Written by Staff Writer
13 Nov, 2013 | 2:41 pm
The United Nations Office for the Coordination of Humanitarian Affairs announced that Super Typhoon Haiyan, which hit central Philippines on November 8, has affected 11.3 million people and around 800,000 have been displaced.
However, an official said that as many affected areas remain inaccessible the actual losses might be more serious than expected.
The World Meteorological Organisation said Typhoon Haiyan is the strongest tropical cyclone so far this year and one of the most intense on record.
The UN has not yet released the exact number of victims but according to an initial estimation from the United Nations Office for Disaster Risk Reduction the typhoon may have caused 12 to 15 billion US dollars worth of loss, which accounts for five percent of the Philippines’ annual GDP.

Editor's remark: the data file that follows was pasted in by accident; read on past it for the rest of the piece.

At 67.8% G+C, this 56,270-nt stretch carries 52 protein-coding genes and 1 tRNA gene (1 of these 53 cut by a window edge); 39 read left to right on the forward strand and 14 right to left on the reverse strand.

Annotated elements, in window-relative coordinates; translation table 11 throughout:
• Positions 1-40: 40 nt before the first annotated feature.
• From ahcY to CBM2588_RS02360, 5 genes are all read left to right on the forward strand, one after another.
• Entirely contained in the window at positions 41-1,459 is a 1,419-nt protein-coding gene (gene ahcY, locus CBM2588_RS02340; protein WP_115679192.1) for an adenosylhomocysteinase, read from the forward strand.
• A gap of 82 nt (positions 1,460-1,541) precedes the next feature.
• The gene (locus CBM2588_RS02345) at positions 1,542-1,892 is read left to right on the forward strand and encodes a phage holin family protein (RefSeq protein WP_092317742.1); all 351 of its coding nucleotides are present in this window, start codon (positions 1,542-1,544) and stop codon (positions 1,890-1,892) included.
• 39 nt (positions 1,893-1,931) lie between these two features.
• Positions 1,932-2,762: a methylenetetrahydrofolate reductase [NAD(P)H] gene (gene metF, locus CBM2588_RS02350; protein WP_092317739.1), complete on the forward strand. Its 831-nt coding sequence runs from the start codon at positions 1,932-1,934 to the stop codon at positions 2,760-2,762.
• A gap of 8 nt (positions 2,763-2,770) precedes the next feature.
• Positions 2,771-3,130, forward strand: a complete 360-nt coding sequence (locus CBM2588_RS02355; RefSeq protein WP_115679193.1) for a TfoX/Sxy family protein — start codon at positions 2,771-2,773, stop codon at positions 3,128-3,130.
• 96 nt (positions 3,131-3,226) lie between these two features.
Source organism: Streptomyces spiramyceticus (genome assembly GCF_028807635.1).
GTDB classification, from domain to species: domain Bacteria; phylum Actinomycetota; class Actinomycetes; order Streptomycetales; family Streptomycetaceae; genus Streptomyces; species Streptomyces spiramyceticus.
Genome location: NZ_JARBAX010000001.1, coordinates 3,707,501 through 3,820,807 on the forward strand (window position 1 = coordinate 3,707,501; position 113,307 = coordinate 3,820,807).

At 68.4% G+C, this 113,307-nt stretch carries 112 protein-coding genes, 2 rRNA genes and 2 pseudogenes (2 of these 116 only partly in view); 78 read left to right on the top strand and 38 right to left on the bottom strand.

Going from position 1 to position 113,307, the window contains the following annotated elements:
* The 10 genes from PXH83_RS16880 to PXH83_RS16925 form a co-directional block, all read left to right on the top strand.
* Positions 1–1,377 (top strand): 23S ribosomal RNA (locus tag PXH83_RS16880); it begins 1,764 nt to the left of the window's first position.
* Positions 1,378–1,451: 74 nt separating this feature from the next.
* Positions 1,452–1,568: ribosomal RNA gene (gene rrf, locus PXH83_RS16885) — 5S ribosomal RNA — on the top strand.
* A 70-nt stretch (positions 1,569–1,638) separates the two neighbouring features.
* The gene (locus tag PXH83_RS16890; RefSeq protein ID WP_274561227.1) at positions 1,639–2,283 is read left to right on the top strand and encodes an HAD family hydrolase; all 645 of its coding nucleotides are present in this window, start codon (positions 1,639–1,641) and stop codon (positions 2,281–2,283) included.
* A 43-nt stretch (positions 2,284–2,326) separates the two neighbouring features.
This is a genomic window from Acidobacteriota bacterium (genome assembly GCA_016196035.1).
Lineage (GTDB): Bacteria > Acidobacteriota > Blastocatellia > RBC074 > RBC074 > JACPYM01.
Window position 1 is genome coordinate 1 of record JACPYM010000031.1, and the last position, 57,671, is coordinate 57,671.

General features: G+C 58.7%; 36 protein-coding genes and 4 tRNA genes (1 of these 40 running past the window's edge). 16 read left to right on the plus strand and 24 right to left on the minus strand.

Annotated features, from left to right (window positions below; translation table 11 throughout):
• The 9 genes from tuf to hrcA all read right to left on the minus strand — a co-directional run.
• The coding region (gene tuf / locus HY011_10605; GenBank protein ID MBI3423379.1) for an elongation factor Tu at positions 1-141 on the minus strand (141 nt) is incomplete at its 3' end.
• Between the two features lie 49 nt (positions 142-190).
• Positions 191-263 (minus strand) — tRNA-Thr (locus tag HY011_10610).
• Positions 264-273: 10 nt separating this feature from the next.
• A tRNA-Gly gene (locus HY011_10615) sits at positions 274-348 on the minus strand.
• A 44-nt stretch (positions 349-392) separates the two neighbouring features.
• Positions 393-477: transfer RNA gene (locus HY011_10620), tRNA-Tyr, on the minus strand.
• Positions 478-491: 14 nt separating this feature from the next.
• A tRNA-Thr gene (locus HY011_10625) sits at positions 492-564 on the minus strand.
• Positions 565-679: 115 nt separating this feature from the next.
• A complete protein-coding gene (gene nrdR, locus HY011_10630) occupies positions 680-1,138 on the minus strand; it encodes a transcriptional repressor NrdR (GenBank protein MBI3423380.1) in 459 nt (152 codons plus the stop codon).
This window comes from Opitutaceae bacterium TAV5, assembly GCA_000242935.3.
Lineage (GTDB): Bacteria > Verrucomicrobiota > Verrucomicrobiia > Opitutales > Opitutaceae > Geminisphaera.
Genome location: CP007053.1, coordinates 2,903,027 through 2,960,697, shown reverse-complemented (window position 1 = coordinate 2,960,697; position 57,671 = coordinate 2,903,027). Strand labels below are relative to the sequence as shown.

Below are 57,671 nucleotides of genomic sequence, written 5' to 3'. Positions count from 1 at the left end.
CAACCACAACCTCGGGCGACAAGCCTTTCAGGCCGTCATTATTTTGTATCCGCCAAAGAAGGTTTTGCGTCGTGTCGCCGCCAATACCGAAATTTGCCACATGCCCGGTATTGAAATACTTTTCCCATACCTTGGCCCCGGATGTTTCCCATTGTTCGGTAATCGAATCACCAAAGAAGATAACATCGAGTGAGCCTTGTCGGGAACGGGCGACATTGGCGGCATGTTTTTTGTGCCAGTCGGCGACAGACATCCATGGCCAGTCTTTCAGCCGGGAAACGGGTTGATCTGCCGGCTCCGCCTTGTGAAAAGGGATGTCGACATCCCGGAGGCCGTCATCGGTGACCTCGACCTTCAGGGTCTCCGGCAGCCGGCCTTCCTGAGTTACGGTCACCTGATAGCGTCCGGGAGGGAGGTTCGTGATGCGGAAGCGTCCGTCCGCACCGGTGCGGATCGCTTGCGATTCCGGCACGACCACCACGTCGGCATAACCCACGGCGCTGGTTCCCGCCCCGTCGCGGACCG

While current rescue efforts focus on food, health, sanitation, shelter and water, residents in Tacloban city dug out water pipes from underground and smashed them in a desperate bid to get water.
People queued up near a water source in downtown Tacloban which had been flattened by Super Typhoon Haiyan.
The United Nations Children’s Fund said on Tuesday that they will need 34 million US dollars to help Philippine children, which accounts for 40 percent of the Philippines’ total population.
An Australian emergency medical team from the National Critical Care Trauma Response Centre based in Darwin prepared to leave for the Philippines today.
The team are taking 45 tonnes of equipment including a mobile hospital aboard the C-17 Globemaster to Cebu and will then move the equipment to a C-130 Hercules that will be able to land at Tacloban.
President Benigno Aquino said that the death toll from Typhoon Haiyan’s rampage through the Philippines is closer to 2,000 or 2,500 than the 10,000 previously estimated.
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